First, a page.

Myanmar youths go into hiding to avoid getting forced into battle

Junta forms committee to implement conscription law.
By RFA Burmese
Myanmar youths go into hiding to avoid getting forced into battle Soldiers march during a parade for Armed Forces Day in Nay Pyi Taw on March 27, 2023.

With Myanmar’s junta plowing ahead toward a full-scale draft, young men say they are staying indoors to avoid getting dragooned into the army to fight in a war in which the military is losing ground and men.

Most youths have no desire to fight – for the junta or the armed resistance, said a 22-year-old Mandalay resident who asked not to be identified. 

“We have no choice as the junta is cornering us to join the army,” he said. “Now we don’t dare to go out – day or night. There are a lot of abductions [for forced recruitment], so I’m worried. My friends say they will join the [resistance] but I don’t know what to do, since I can’t fight.”

With recent rapid advances by ethnic armies People’s Defense Force, or PDF, militias of civilians who have taken up arms against the junta, the military appears to be on the defensive as hundreds of soldiers have surrendered.

Junta leader Senior Gen. Min Aung Hlaing announced on Feb. 10 that the People’s Military Service Law, enacted in 2010 by a previous military regime, would go into effect immediately. On Tuesday night, the junta announced the formation of a committee to oversee the conscription process.

But reports suggest that the military and pro-junta militias are already rounding up as many able bodies as they can with the goal of forcing recruits to undergo simple training, putting weapons in their hands, and dumping them onto the battlefield.

Eligible citizens have told RFA Burmese that they would rather join the armed resistance or flee Myanmar than fight for the junta, which seized control of the country in a Feb. 1, 2021, coup d’etat.

One young resident of Yangon told RFA he would likely be killed if he is forced to join the military.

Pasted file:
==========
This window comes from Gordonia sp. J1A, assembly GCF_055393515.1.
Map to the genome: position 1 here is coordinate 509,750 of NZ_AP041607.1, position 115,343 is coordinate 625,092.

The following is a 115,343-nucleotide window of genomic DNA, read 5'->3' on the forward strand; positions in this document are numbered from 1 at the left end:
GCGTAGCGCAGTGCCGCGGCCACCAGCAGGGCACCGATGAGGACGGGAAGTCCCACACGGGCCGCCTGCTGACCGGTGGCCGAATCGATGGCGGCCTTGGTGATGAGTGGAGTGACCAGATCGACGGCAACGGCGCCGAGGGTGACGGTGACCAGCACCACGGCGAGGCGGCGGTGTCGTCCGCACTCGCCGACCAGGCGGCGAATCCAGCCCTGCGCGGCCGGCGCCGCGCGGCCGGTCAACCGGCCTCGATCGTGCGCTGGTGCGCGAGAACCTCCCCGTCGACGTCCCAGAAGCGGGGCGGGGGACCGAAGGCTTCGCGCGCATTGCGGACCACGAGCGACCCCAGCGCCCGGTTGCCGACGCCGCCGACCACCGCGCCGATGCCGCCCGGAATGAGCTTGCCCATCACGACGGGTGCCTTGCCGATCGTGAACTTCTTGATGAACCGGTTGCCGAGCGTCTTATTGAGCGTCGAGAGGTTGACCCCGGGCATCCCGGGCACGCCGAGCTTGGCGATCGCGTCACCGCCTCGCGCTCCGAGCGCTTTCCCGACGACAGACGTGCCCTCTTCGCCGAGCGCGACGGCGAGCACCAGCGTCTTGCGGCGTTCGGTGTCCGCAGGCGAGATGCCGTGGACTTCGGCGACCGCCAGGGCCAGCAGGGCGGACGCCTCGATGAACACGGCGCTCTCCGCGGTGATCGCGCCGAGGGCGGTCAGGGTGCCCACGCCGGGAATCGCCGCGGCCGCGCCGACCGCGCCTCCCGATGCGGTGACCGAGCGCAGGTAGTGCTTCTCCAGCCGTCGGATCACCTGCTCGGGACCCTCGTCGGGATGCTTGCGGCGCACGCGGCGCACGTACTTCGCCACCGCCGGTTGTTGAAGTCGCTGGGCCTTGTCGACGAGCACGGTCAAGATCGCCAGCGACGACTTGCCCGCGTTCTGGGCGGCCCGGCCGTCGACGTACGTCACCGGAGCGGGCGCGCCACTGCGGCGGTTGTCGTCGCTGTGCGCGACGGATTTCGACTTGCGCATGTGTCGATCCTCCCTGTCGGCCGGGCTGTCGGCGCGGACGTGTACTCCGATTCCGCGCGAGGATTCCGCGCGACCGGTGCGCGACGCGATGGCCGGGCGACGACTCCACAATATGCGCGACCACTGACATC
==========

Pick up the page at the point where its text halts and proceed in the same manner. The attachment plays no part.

“I don’t want to join and my friends feel the same, but … we can’t resist because they have weapons,” he said. “So, we have to take the training they’ll give us and if I get a chance, I will go to the liberated areas [controlled by anti-junta forces].”

The ‘right’ to defend the country

Junta spokesman Maj. Gen. Zaw Min Tun told military-controlled media on Tuesday that the national conscription law provides every citizen “the right” to receive military training to defend the country, and urged people not to be concerned because they wouldn’t immediately be sent to fight.

“Just like us professional soldiers, you have to carry out national defense duties only after undertaking proper military training,” he said.

A parade of the 78th anniversary of the Armed Forces Day which on March 27, 2023. (AFP)

According to Myanmar’s compulsory military service law, men aged 18-35 and women aged 18-27 face up to five years in prison if they refuse to serve for two years.

Professionals – such as doctors, engineers and technicians – aged 18-45 for men and 18-35 for women must also serve, but up to five years, given the country’s current state of emergency, extended by the junta on Feb. 1 for another six months.

According to the 2019 census, there are 6.3 million men and 7.7 million women – totaling nearly 14 million people – who are eligible for military service in Myanmar, Zaw Min Tun said Tuesday. The number is equivalent to just over one-quarter of Myanmar’s population of 54 million.

He added that parents “don’t need to worry” because there are more than 3,000 wards and 60,000 villages across the country, “so only one or two persons per ward need to join the military.”

Zaw Min Tun’s comments did little to sooth the concerns of Yangon resident Wai Lwin Oo, whose 23-year-old son is eligible for the draft.